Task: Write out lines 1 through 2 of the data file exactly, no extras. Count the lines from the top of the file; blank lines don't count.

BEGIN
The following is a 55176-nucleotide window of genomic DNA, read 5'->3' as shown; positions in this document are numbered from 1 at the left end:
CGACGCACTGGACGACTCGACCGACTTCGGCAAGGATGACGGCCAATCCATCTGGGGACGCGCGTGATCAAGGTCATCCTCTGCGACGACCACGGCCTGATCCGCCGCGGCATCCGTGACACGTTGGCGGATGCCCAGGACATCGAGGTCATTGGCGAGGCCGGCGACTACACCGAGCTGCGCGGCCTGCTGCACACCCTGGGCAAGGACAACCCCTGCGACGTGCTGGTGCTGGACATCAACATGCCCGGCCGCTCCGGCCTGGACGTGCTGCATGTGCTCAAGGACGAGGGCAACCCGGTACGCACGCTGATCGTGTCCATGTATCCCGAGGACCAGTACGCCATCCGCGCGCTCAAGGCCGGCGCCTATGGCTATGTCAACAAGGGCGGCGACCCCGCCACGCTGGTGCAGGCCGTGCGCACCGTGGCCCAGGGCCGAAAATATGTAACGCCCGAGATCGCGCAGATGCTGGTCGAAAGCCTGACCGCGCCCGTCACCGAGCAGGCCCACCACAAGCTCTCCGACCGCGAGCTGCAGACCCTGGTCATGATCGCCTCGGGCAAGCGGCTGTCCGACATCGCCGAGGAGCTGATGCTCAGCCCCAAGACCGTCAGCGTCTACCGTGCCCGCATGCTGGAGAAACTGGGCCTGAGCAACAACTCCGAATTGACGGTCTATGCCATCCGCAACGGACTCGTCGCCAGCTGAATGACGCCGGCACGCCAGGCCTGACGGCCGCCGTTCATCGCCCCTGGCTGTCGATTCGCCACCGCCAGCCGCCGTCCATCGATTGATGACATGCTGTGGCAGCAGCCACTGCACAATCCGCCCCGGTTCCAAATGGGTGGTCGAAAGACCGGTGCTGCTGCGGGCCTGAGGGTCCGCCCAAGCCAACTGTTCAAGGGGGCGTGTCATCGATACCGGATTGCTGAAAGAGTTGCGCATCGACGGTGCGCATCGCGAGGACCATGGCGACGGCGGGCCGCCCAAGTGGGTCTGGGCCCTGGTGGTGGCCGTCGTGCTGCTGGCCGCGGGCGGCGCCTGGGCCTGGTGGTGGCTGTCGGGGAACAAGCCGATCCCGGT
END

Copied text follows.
The following is a 55176-nucleotide window of genomic DNA, read 5'->3' as shown; positions in this document are numbered from 1 at the left end:
CGACGCACTGGACGACTCGACCGACTTCGGCAAGGATGACGGCCAATCCATCTGGGGACGCGCGTGATCAAGGTCATCCTCTGCGACGACCACGGCCTGATCCGCCGCGGCATCCGTGACACGTTGGCGGATGCCCAGGACATCGAGGTCATTGGCGAGGCCGGCGACTACACCGAGCTGCGCGGCCTGCTGCACACCCTGGGCAAGGACAACCCCTGCGACGTGCTGGTGCTGGACATCAACATGCCCGGCCGCTCCGGCCTGGACGTGCTGCATGTGCTCAAGGACGAGGGCAACCCGGTACGCACGCTGATCGTGTCCATGTATCCCGAGGACCAGTACGCCATCCGCGCGCTCAAGGCCGGCGCCTATGGCTATGTCAACAAGGGCGGCGACCCCGCCACGCTGGTGCAGGCCGTGCGCACCGTGGCCCAGGGCCGAAAATATGTAACGCCCGAGATCGCGCAGATGCTGGTCGAAAGCCTGACCGCGCCCGTCACCGAGCAGGCCCACCACAAGCTCTCCGACCGCGAGCTGCAGACCCTGGTCATGATCGCCTCGGGCAAGCGGCTGTCCGACATCGCCGAGGAGCTGATGCTCAGCCCCAAGACCGTCAGCGTCTACCGTGCCCGCATGCTGGAGAAACTGGGCCTGAGCAACAACTCCGAATTGACGGTCTATGCCATCCGCAACGGACTCGTCGCCAGCTGAATGACGCCGGCACGCCAGGCCTGACGGCCGCCGTTCATCGCCCCTGGCTGTCGATTCGCCACCGCCAGCCGCCGTCCATCGATTGATGACATGCTGTGGCAGCAGCCACTGCACAATCCGCCCCGGTTCCAAATGGGTGGTCGAAAGACCGGTGCTGCTGCGGGCCTGAGGGTCCGCCCAAGCCAACTGTTCAAGGGGGCGTGTCATCGATACCGGATTGCTGAAAGAGTTGCGCATCGACGGTGCGCATCGCGAGGACCATGGCGACGGCGGGCCGCCCAAGTGGGTCTGGGCCCTGGTGGTGGCCGTCGTGCTGCTGGCCGCGGGCGGCGCCTGGGCCTGGTGGTGGCTGTCGGGGAACAAGCCGATCCCGGT